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February 8, 1911
October 6, 1979
Poet, short-story writer
February 8, 1911 – October 6, 1979
Elizabeth Bishop was an American poet and short-story writer. She was Consultant in Poetry to the Library of Congress from 1949 to 1950, the Pulitzer Prize winner for Poetry in 1956.
“Geography III”, “North & South”, “Questions of Travel”,
In her writing, Bishop was able to confess three main themes that existed throughout her life: her unsettled childhood and relationships with her family, the loneliness she felt throughout her life, and an instability and lack of structure, which resulted from the two former themes.
Bishop's style of writing, though it sometimes involved sparse details from her personal life, was known for its highly detailed, objective, and distant point of view and for its reticence on the kinds of personal subject matter that the work of her contemporaries involved. She used discretion when writing about details and people from her life.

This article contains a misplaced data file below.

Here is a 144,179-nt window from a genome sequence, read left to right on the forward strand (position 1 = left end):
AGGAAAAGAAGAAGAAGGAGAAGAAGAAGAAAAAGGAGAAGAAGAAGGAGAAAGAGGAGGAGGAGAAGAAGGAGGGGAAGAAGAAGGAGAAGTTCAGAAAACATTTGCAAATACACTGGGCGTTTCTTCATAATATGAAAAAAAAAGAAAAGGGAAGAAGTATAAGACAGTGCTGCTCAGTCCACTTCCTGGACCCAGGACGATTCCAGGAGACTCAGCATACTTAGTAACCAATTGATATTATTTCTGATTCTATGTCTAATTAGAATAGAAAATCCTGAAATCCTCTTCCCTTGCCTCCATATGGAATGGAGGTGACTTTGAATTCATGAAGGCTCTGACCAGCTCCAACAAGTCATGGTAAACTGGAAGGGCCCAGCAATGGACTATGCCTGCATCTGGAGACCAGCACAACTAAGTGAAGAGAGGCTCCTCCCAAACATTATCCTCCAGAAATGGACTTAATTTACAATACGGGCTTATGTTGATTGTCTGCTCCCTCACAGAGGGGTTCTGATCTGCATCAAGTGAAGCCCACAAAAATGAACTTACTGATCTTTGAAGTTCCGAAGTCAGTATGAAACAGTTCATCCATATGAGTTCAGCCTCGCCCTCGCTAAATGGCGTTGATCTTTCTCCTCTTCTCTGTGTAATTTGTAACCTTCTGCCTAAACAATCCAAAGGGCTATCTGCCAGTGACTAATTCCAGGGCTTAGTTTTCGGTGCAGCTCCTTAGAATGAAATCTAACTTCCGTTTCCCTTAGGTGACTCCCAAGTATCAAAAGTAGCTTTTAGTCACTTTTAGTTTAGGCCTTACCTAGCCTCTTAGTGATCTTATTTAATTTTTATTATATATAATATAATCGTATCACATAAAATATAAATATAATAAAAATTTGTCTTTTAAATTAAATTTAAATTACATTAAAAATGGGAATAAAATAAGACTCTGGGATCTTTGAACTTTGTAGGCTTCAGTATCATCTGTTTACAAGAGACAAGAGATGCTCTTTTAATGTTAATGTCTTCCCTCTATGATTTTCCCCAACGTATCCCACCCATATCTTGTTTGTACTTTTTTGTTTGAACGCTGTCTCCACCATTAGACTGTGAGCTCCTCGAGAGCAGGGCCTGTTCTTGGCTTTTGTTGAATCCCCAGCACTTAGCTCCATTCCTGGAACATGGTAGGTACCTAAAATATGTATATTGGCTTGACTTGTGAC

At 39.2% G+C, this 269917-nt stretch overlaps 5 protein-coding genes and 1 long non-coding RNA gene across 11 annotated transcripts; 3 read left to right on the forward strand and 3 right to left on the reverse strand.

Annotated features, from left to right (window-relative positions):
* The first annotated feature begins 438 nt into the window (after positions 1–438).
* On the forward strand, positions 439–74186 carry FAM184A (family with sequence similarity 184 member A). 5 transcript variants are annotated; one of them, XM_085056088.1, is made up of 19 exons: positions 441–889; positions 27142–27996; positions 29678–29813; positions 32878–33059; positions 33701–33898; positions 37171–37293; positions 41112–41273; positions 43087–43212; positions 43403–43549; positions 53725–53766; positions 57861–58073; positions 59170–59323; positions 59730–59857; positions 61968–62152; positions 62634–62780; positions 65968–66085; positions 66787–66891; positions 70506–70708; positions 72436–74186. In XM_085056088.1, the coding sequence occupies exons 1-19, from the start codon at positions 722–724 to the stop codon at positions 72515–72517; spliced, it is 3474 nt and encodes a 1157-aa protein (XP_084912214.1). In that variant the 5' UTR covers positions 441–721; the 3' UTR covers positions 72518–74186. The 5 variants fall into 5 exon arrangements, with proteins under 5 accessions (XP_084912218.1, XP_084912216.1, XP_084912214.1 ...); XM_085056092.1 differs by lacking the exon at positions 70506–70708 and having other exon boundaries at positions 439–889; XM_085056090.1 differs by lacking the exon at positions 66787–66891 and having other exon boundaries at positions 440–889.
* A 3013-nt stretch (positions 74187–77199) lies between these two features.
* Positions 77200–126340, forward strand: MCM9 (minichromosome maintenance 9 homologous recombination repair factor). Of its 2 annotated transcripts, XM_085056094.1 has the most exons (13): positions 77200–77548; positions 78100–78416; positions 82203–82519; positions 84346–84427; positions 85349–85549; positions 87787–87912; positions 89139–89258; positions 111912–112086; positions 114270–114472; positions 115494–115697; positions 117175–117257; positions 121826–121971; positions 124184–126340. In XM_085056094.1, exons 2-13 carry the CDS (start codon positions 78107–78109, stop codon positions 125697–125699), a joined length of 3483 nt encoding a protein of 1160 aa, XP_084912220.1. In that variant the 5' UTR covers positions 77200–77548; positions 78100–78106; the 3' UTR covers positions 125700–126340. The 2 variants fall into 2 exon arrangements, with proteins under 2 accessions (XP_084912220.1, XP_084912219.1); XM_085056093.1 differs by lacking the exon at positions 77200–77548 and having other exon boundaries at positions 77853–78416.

Elizabeth Bishop now stands as a major mid-twentieth century American poet, whose influence has been felt among several subsequent generations of poets. Highly regarded by critics such as Harold Bloom and Helen Vendler, her rising reputation rests on the admiration of poets, including, among the Americans, James Merrill, John Ashbery and Jorie Graham, and, among world poets, Nobelists Seamus Heaney and Derek Walcott.
“If after I read a poem the world looks like that poem for 24 hours or so I'm sure it's a good one—and the same goes for paintings. ”
“Hoping to live days of greater happiness, I forget that days of less happiness are passing by.”
“The art of losing isn't hard to master.”
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